NEW JERSEY – The New Jersey Department of Transportation (NJDOT) Wednesday announced $30.1 million in Local Freight Impact Fund grants that help counties and municipalities provide for the safe movement of large truck traffic.
“Having safe truck routes to efficiently move goods to and from New Jersey’s seaports, airports, warehouses, and rail yards is integral to our state and regional economy,” NJDOT Commissioner Diane Gutierrez-Scaccetti said. “Our roads and bridges carry a tremendous amount of commercial truck traffic every day and we are making the investments necessary to ensure the safety of our customers and communities alike.”
The Local Freight Impact Fund (LFIF) is a competitive program which was created as part of the Transportation Trust Fund (TTF) reauthorization in October 2016. This is the fourth year that grants have been made under this program.
NJDOT received 41 applications requesting more than $45 million for the FY2021 LFIF Program. Of the applications received, there are 33 grants being awarded. Those grants are being distributed to 29 municipalities and two counties, with each county receiving two grants. The $30.1 million in state grants will leverage an additional $21.4 million from project sponsors, bringing the total investment of these 33 projects to $51.5 million. Of the 33 projects, there are two Truck Safety and Mobility projects, two Bridge Preservation projects, and 29 Pavement Preservation projects.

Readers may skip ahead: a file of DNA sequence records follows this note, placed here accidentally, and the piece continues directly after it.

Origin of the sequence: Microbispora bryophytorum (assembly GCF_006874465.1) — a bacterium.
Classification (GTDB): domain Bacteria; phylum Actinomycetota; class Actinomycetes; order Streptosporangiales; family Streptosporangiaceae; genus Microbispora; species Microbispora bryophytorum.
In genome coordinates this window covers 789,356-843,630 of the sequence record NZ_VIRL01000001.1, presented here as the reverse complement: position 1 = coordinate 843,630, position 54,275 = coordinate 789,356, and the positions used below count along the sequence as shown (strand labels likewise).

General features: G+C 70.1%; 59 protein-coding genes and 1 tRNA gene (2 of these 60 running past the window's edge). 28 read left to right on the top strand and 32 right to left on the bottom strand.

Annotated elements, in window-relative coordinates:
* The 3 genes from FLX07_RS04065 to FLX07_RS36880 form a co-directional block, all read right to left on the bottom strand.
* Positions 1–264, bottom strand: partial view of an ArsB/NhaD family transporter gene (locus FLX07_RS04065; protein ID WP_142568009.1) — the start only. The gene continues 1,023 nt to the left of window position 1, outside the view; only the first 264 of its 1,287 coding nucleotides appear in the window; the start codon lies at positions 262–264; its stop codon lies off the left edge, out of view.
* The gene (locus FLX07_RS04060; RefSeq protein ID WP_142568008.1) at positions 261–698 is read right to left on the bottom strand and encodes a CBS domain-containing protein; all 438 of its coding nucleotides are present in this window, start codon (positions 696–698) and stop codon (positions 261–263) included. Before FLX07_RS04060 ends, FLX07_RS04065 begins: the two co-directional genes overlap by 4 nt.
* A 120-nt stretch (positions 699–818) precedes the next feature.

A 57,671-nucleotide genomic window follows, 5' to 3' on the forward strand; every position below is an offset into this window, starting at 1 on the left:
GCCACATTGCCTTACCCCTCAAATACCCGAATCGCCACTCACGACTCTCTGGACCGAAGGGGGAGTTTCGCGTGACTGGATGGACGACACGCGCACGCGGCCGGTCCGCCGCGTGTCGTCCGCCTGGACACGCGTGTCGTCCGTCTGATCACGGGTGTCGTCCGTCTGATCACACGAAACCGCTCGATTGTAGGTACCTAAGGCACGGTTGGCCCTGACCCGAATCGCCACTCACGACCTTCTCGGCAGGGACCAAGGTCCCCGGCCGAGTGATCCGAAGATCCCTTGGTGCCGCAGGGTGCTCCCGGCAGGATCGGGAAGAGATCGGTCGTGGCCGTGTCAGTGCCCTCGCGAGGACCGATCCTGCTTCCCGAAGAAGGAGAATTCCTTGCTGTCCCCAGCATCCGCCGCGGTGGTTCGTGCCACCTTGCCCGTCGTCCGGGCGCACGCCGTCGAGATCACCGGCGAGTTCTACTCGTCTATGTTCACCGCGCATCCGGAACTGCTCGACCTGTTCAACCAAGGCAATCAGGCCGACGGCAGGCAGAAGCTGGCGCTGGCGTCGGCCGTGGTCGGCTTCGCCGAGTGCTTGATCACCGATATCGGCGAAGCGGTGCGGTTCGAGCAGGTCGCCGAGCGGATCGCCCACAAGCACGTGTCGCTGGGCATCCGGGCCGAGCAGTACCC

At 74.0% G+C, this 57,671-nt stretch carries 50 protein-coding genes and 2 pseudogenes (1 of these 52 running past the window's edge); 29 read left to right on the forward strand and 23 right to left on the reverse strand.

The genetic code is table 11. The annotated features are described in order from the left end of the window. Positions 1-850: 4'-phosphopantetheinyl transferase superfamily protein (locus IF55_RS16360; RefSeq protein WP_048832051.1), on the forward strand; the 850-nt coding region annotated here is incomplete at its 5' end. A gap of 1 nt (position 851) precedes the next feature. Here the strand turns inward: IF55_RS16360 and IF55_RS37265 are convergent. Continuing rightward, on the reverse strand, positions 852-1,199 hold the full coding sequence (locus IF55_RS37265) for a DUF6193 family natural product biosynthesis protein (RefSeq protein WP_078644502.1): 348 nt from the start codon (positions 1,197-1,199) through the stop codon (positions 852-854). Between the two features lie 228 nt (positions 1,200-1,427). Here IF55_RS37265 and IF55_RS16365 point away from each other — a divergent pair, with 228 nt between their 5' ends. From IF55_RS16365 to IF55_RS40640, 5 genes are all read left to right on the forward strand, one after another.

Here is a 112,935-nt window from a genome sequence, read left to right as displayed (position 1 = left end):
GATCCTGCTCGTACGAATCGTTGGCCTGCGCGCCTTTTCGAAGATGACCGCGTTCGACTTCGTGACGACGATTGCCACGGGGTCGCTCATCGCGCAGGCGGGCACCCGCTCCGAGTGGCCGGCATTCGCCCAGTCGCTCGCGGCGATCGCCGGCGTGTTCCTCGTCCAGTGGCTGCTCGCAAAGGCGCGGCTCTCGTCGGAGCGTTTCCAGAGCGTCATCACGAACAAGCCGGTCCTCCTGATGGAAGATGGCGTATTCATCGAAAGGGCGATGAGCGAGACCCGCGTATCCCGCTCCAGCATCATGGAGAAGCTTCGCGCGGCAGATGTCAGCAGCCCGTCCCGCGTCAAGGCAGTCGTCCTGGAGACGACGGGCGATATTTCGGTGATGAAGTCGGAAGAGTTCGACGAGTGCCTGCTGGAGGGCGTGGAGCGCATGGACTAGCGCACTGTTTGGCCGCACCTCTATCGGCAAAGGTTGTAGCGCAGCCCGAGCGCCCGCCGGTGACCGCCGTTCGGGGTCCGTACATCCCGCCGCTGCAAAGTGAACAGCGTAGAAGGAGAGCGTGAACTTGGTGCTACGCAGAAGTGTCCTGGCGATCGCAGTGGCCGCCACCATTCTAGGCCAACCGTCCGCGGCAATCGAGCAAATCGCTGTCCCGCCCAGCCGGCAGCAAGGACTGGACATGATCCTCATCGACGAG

There were only two towns in Northwest New Jersey that received grants and both towns are in Morris County.
Mine Hill Township received a $500,000 grant for a pavement restoration project for Mountain Road and the total cost of the project is $915,604.12.
Montville Township received a $350,000 grant for a pavement restoration project for Chapin Road and the total cost of the project is $453,255.00.
To view a full list of project awards, click here.
The program helps New Jersey’s municipalities fund projects that emphasize and enhance the safe movement of large truck traffic, renew aging structures that carry large truck traffic, promote economic development, and support new transportation opportunities without the need for additional property taxes.
Under the program, projects that fall into four categories are eligible for funding: bridge preservation, new construction, pavement preservation, and truck safety and mobility. The grants are administered by the NJDOT Division of Local Aid and Economic Development. NJDOT staff evaluate projects using a variety of criteria including existing conditions, overall traffic volume, percentage of large truck traffic, crash frequency, and connectivity to freight nodes, among others.